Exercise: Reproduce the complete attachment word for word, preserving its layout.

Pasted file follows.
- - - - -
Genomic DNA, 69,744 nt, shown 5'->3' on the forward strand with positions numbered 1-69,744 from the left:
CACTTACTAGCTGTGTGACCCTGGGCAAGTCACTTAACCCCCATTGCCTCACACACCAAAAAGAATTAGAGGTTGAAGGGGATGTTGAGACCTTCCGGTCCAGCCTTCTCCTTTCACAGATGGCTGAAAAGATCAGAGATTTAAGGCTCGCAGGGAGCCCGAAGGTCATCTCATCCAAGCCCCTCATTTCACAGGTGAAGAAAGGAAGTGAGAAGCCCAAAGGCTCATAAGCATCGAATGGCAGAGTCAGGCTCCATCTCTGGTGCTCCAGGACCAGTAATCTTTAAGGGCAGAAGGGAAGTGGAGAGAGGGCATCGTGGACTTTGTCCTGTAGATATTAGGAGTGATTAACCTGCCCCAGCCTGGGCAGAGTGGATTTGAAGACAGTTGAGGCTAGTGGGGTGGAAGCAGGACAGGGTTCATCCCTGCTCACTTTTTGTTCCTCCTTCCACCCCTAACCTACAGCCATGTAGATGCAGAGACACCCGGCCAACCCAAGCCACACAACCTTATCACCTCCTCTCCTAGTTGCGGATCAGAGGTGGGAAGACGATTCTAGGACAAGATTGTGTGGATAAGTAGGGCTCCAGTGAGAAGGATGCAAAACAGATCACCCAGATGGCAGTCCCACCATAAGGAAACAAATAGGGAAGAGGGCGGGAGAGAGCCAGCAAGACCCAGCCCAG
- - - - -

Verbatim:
Genomic DNA, 69,744 nt, shown 5'->3' on the forward strand with positions numbered 1-69,744 from the left:
CACTTACTAGCTGTGTGACCCTGGGCAAGTCACTTAACCCCCATTGCCTCACACACCAAAAAGAATTAGAGGTTGAAGGGGATGTTGAGACCTTCCGGTCCAGCCTTCTCCTTTCACAGATGGCTGAAAAGATCAGAGATTTAAGGCTCGCAGGGAGCCCGAAGGTCATCTCATCCAAGCCCCTCATTTCACAGGTGAAGAAAGGAAGTGAGAAGCCCAAAGGCTCATAAGCATCGAATGGCAGAGTCAGGCTCCATCTCTGGTGCTCCAGGACCAGTAATCTTTAAGGGCAGAAGGGAAGTGGAGAGAGGGCATCGTGGACTTTGTCCTGTAGATATTAGGAGTGATTAACCTGCCCCAGCCTGGGCAGAGTGGATTTGAAGACAGTTGAGGCTAGTGGGGTGGAAGCAGGACAGGGTTCATCCCTGCTCACTTTTTGTTCCTCCTTCCACCCCTAACCTACAGCCATGTAGATGCAGAGACACCCGGCCAACCCAAGCCACACAACCTTATCACCTCCTCTCCTAGTTGCGGATCAGAGGTGGGAAGACGATTCTAGGACAAGATTGTGTGGATAAGTAGGGCTCCAGTGAGAAGGATGCAAAACAGATCACCCAGATGGCAGTCCCACCATAAGGAAACAAATAGGGAAGAGGGCGGGAGAGAGCCAGCAAGACCCAGCCCAG